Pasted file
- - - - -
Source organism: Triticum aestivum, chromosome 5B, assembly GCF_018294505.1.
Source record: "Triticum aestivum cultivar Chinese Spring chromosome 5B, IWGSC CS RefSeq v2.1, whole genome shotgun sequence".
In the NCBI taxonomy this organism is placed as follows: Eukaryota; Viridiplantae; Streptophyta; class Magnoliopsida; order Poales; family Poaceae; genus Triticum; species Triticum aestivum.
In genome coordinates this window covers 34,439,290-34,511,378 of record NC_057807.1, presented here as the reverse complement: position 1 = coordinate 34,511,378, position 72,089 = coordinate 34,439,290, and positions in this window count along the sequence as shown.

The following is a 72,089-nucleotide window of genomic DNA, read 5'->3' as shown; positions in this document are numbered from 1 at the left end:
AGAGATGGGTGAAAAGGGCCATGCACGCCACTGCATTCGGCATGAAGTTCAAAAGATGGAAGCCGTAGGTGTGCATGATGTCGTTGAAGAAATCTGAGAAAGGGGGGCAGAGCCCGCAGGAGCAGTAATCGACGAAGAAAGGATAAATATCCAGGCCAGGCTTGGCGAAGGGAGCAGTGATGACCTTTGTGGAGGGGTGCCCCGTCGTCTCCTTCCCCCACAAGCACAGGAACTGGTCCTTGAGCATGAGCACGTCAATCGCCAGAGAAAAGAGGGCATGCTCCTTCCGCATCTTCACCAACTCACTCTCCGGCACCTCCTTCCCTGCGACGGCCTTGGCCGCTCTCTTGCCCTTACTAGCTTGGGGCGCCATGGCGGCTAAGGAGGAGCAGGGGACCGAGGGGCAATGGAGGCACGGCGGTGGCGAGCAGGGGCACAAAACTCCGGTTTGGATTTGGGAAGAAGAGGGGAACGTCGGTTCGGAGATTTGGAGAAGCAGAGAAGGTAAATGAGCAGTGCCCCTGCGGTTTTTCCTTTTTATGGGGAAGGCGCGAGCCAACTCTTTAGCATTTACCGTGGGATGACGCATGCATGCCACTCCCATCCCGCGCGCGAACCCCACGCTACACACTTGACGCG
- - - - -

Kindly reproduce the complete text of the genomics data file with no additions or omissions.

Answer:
Source organism: Triticum aestivum, chromosome 5B, assembly GCF_018294505.1.
Source record: "Triticum aestivum cultivar Chinese Spring chromosome 5B, IWGSC CS RefSeq v2.1, whole genome shotgun sequence".
In the NCBI taxonomy this organism is placed as follows: Eukaryota; Viridiplantae; Streptophyta; class Magnoliopsida; order Poales; family Poaceae; genus Triticum; species Triticum aestivum.
In genome coordinates this window covers 34,439,290-34,511,378 of record NC_057807.1, presented here as the reverse complement: position 1 = coordinate 34,511,378, position 72,089 = coordinate 34,439,290, and positions in this window count along the sequence as shown.

The following is a 72,089-nucleotide window of genomic DNA, read 5'->3' as shown; positions in this document are numbered from 1 at the left end:
AGAGATGGGTGAAAAGGGCCATGCACGCCACTGCATTCGGCATGAAGTTCAAAAGATGGAAGCCGTAGGTGTGCATGATGTCGTTGAAGAAATCTGAGAAAGGGGGGCAGAGCCCGCAGGAGCAGTAATCGACGAAGAAAGGATAAATATCCAGGCCAGGCTTGGCGAAGGGAGCAGTGATGACCTTTGTGGAGGGGTGCCCCGTCGTCTCCTTCCCCCACAAGCACAGGAACTGGTCCTTGAGCATGAGCACGTCAATCGCCAGAGAAAAGAGGGCATGCTCCTTCCGCATCTTCACCAACTCACTCTCCGGCACCTCCTTCCCTGCGACGGCCTTGGCCGCTCTCTTGCCCTTACTAGCTTGGGGCGCCATGGCGGCTAAGGAGGAGCAGGGGACCGAGGGGCAATGGAGGCACGGCGGTGGCGAGCAGGGGCACAAAACTCCGGTTTGGATTTGGGAAGAAGAGGGGAACGTCGGTTCGGAGATTTGGAGAAGCAGAGAAGGTAAATGAGCAGTGCCCCTGCGGTTTTTCCTTTTTATGGGGAAGGCGCGAGCCAACTCTTTAGCATTTACCGTGGGATGACGCATGCATGCCACTCCCATCCCGCGCGCGAACCCCACGCTACACACTTGACGCG